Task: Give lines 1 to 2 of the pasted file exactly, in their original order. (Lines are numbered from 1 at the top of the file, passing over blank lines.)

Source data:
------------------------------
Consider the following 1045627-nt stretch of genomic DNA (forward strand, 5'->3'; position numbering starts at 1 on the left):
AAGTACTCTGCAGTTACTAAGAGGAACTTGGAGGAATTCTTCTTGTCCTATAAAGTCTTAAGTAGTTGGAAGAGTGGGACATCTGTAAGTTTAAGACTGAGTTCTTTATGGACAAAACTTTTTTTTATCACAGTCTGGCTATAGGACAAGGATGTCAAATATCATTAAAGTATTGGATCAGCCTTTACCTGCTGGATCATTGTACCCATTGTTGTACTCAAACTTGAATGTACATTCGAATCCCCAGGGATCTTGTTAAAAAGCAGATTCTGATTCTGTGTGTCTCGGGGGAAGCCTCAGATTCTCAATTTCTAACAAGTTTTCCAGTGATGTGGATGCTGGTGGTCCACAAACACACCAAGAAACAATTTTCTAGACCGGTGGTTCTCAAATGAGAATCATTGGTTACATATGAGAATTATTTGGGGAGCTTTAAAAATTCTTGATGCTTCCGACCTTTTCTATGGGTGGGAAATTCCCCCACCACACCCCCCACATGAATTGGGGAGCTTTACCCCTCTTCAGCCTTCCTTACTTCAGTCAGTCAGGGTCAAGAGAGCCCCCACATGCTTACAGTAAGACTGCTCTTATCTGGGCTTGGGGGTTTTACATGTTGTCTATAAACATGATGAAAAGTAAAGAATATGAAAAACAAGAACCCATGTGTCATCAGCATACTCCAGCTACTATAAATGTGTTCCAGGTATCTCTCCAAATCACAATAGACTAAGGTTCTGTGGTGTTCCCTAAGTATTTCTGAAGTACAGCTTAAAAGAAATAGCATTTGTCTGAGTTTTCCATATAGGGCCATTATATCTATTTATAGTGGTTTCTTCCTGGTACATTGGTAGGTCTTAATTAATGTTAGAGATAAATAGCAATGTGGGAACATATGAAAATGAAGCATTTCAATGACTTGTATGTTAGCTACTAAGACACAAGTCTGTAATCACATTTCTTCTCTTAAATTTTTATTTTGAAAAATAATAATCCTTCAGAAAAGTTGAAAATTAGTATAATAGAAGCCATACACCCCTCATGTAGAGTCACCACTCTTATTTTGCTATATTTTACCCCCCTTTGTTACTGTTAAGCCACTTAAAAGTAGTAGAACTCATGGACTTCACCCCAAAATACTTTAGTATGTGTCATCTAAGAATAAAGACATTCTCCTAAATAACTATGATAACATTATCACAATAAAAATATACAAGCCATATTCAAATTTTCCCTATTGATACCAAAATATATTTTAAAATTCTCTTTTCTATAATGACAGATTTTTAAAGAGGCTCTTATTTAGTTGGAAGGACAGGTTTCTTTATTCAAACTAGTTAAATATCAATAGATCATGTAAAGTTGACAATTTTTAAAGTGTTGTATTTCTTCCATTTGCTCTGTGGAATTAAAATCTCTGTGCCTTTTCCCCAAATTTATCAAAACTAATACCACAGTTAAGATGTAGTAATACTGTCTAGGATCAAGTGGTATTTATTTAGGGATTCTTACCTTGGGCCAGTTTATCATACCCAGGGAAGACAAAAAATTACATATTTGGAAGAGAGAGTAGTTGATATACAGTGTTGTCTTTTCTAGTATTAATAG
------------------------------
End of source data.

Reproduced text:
Consider the following 1045627-nt stretch of genomic DNA (forward strand, 5'->3'; position numbering starts at 1 on the left):
AAGTACTCTGCAGTTACTAAGAGGAACTTGGAGGAATTCTTCTTGTCCTATAAAGTCTTAAGTAGTTGGAAGAGTGGGACATCTGTAAGTTTAAGACTGAGTTCTTTATGGACAAAACTTTTTTTTATCACAGTCTGGCTATAGGACAAGGATGTCAAATATCATTAAAGTATTGGATCAGCCTTTACCTGCTGGATCATTGTACCCATTGTTGTACTCAAACTTGAATGTACATTCGAATCCCCAGGGATCTTGTTAAAAAGCAGATTCTGATTCTGTGTGTCTCGGGGGAAGCCTCAGATTCTCAATTTCTAACAAGTTTTCCAGTGATGTGGATGCTGGTGGTCCACAAACACACCAAGAAACAATTTTCTAGACCGGTGGTTCTCAAATGAGAATCATTGGTTACATATGAGAATTATTTGGGGAGCTTTAAAAATTCTTGATGCTTCCGACCTTTTCTATGGGTGGGAAATTCCCCCACCACACCCCCCACATGAATTGGGGAGCTTTACCCCTCTTCAGCCTTCCTTACTTCAGTCAGTCAGGGTCAAGAGAGCCCCCACATGCTTACAGTAAGACTGCTCTTATCTGGGCTTGGGGGTTTTACATGTTGTCTATAAACATGATGAAAAGTAAAGAATATGAAAAACAAGAACCCATGTGTCATCAGCATACTCCAGCTACTATAAATGTGTTCCAGGTATCTCTCCAAATCACAATAGACTAAGGTTCTGTGGTGTTCCCTAAGTATTTCTGAAGTACAGCTTAAAAGAAATAGCATTTGTCTGAGTTTTCCATATAGGGCCATTATATCTATTTATAGTGGTTTCTTCCTGGTACATTGGTAGGTCTTAATTAATGTTAGAGATAAATAGCAATGTGGGAACATATGAAAATGAAGCATTTCAATGACTTGTATGTTAGCTACTAAGACACAAGTCTGTAATCACATTTCTTCTCTTAAATTTTTATTTTGAAAAATAATAATCCTTCAGAAAAGTTGAAAATTAGTATAATAGAAGCCATACACCCCTCATGTAGAGTCACCACTCTTATTTTGCTATATTTTACCCCCCTTTGTTACTGTTAAGCCACTTAAAAGTAGTAGAACTCATGGACTTCACCCCAAAATACTTTAGTATGTGTCATCTAAGAATAAAGACATTCTCCTAAATAACTATGATAACATTATCACAATAAAAATATACAAGCCATATTCAAATTTTCCCTATTGATACCAAAATATATTTTAAAATTCTCTTTTCTATAATGACAGATTTTTAAAGAGGCTCTTATTTAGTTGGAAGGACAGGTTTCTTTATTCAAACTAGTTAAATATCAATAGATCATGTAAAGTTGACAATTTTTAAAGTGTTGTATTTCTTCCATTTGCTCTGTGGAATTAAAATCTCTGTGCCTTTTCCCCAAATTTATCAAAACTAATACCACAGTTAAGATGTAGTAATACTGTCTAGGATCAAGTGGTATTTATTTAGGGATTCTTACCTTGGGCCAGTTTATCATACCCAGGGAAGACAAAAAATTACATATTTGGAAGAGAGAGTAGTTGATATACAGTGTTGTCTTTTCTAGTATTAATAG